This is controlled from the cockpit and is displayed on the Advanced Drive-Assist Display (ADAD). These technologies can be divided up into seperate categories that include Active Trace Control, Active Engine Braking (for the automatic automatic models) and Active Ride Control. Chassis control is available on all Qashqai and X-Trail models.
Active Trace Control
Makes use of the chassis control technology to mimic the work of a front-mounted limited slip differential. Working closely with the ECU it manages engine power and utilises ABS to brake individual wheels. This makes for precise steering inputs no matter the road surface or weather conditions.
Active Ride Control
ARC manages the vehicle’s upper body motion with the use of the ABS system. On rutted roads it will subtly applying brakes to stabilise the vehicle. In the X-Trail and Qashqai fitted with All Mode 4x4-I, ARC supports the transfer of power to two or four wheels and distributes power based on speed, road conditions, wheel slip and driver input.
All Mode 4x4-i
Here you have the option of selecting 2WD, Auto, or 4WD from the cabin. All Mode 4x4-i can distribute up to 50% of the engine’s power to the rear during both on and off-road driving. The system also includes the Hill Start Assist. Hill Decent Control (HDC) is also part of the X-Trail’s arsenal, but only on the CVT auto model.
The Nissan PURE DRIVE tech in the Juke, Qashqai and X-Trail models make it capable of delivering some of the lowest CO2 emissions in the crossover category. Take the Qashqai 1.5 dCi - it emits just 109g/km of CO2 at regulated test speeds and offers up an average fuel consumption of a mere 4.2-litres/100km. All crossover models also feature the ability to adjust steering feel and vehicle display features (all models) as well as a special enviro-friendly ECO setting on the Qashqai and X-Trail with a range of driving options on the Juke too.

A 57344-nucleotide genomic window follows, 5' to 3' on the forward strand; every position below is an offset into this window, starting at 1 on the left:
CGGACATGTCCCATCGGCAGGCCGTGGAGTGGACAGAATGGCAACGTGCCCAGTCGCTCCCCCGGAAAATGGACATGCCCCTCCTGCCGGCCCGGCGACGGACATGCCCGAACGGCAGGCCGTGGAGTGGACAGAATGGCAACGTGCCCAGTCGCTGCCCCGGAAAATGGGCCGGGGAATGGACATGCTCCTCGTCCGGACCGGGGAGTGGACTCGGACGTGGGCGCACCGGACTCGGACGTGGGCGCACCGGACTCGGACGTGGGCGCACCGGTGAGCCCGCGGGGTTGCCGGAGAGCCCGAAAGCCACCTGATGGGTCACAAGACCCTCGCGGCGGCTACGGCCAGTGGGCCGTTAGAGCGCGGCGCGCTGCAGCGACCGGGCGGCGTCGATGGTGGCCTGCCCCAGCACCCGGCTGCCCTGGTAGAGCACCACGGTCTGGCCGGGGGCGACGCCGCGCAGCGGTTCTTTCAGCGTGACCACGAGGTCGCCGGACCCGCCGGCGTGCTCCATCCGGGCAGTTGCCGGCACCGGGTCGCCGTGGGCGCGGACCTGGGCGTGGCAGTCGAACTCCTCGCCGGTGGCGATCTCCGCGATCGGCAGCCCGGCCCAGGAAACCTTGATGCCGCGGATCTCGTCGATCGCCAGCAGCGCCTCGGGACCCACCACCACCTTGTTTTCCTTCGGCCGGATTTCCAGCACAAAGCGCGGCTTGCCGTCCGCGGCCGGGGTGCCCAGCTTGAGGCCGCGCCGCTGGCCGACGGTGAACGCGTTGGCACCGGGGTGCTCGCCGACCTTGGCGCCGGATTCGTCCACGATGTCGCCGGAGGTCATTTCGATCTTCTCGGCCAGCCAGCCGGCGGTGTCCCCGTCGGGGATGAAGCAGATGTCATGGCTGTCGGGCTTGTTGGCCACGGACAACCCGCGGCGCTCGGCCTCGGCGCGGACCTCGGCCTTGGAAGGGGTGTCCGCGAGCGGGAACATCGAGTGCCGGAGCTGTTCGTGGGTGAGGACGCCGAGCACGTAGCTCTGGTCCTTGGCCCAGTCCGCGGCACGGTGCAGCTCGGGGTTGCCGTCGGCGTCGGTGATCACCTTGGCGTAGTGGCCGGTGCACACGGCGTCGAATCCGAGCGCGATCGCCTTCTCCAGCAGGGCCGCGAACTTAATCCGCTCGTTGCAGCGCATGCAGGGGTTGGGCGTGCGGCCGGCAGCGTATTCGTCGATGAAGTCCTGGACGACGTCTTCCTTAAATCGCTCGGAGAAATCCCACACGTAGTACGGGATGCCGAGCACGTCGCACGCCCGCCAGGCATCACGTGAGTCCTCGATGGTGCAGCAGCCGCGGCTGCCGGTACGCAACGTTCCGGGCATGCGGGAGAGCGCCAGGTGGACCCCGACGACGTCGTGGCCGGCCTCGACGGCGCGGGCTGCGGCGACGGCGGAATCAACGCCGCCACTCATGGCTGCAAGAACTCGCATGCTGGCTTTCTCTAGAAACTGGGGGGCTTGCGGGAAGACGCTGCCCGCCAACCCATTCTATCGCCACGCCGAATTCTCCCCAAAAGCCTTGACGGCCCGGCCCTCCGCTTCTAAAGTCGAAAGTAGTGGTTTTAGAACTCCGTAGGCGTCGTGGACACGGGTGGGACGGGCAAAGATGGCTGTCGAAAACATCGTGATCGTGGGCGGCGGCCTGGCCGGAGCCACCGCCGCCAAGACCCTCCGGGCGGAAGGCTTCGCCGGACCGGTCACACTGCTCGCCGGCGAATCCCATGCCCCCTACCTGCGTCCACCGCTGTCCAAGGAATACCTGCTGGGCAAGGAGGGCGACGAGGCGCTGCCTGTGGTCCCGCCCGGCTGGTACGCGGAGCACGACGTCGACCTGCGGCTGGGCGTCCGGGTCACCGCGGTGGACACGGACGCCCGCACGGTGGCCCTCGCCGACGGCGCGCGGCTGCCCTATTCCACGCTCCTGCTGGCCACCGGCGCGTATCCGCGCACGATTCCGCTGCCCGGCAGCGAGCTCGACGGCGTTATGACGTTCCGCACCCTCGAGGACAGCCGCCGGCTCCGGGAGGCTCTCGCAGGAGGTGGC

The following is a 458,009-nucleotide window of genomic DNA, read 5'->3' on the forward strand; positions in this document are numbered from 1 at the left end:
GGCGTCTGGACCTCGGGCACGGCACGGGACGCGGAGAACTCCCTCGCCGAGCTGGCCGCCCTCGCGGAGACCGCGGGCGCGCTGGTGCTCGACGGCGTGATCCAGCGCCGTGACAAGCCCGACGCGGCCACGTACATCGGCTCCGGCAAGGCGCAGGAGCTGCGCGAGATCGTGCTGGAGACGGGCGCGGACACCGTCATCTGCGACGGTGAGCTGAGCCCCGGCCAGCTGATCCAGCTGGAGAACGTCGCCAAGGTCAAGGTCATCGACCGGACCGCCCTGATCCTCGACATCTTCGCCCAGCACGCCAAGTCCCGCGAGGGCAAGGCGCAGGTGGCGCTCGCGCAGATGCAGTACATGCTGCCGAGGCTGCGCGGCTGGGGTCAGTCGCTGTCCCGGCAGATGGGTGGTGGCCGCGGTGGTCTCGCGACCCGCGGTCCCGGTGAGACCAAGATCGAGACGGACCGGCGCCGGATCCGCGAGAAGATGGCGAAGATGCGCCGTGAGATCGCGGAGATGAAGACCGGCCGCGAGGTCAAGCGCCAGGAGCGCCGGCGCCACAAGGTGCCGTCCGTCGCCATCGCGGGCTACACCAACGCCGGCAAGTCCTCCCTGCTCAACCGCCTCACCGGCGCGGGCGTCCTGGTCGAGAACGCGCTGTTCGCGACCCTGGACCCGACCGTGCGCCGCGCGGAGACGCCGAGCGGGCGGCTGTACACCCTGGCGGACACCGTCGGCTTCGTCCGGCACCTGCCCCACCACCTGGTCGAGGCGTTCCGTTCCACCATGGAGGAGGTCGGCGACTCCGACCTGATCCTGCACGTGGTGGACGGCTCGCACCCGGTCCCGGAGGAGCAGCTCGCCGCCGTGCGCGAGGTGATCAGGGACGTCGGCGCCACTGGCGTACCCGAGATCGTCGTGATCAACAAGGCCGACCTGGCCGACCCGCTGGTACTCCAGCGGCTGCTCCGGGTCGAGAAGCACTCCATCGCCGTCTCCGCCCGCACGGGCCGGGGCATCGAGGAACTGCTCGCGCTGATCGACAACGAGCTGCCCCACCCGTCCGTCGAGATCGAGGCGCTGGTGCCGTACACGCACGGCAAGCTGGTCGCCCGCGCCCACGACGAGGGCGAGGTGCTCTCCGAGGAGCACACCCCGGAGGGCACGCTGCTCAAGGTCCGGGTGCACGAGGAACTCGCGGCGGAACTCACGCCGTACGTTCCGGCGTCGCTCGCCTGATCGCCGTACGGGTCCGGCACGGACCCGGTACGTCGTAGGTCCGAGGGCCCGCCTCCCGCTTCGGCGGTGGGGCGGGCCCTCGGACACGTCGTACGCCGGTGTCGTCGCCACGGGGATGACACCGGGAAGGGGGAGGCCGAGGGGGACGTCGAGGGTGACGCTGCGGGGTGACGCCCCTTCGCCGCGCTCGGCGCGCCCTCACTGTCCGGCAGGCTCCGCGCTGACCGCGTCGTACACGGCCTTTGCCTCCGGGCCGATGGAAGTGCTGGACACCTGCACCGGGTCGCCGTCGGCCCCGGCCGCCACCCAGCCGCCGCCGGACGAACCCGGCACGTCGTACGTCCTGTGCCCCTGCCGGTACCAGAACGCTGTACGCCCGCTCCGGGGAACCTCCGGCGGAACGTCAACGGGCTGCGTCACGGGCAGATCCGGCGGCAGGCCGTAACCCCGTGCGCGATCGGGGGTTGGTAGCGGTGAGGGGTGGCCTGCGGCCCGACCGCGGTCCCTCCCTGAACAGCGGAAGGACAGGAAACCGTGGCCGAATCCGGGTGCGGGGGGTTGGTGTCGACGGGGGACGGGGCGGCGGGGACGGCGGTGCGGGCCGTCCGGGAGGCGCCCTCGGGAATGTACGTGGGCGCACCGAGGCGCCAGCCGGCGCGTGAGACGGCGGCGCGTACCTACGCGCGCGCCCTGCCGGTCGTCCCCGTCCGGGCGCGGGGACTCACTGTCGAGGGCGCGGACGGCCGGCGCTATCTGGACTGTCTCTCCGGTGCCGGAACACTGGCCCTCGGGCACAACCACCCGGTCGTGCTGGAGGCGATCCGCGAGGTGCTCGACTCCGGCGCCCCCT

What sets the Nissan Juke crossovers apart from the others on the market is that they have mixed in a dash of sports car to add to its SUV and passenger car features. With is where the Juke’s Nissan Dynamic Control System comes in, managed via the Integrated Control (I-CON). This category-unique system allows the driver to adjust engine characteristics and keep tabs on the stats of their driving performance. There’s a choice of Normal, Sport or Eco Driving, each of which adjusts throttle response, boost pressure, torque and air-conditioner usage (when a hill is encountered that requires more engine power, the aircon will automatically switch off until the power isn’t needed anymore). Another cool thing in the Juke is the way it also has vehicle diagnostics that allow the driver to measure and store all types of driving inputs like cornering, acceleration G-force, mileage and fuel economy. These cars really are like games consoles, the PlayStation generation will definitely have a soft sport for them.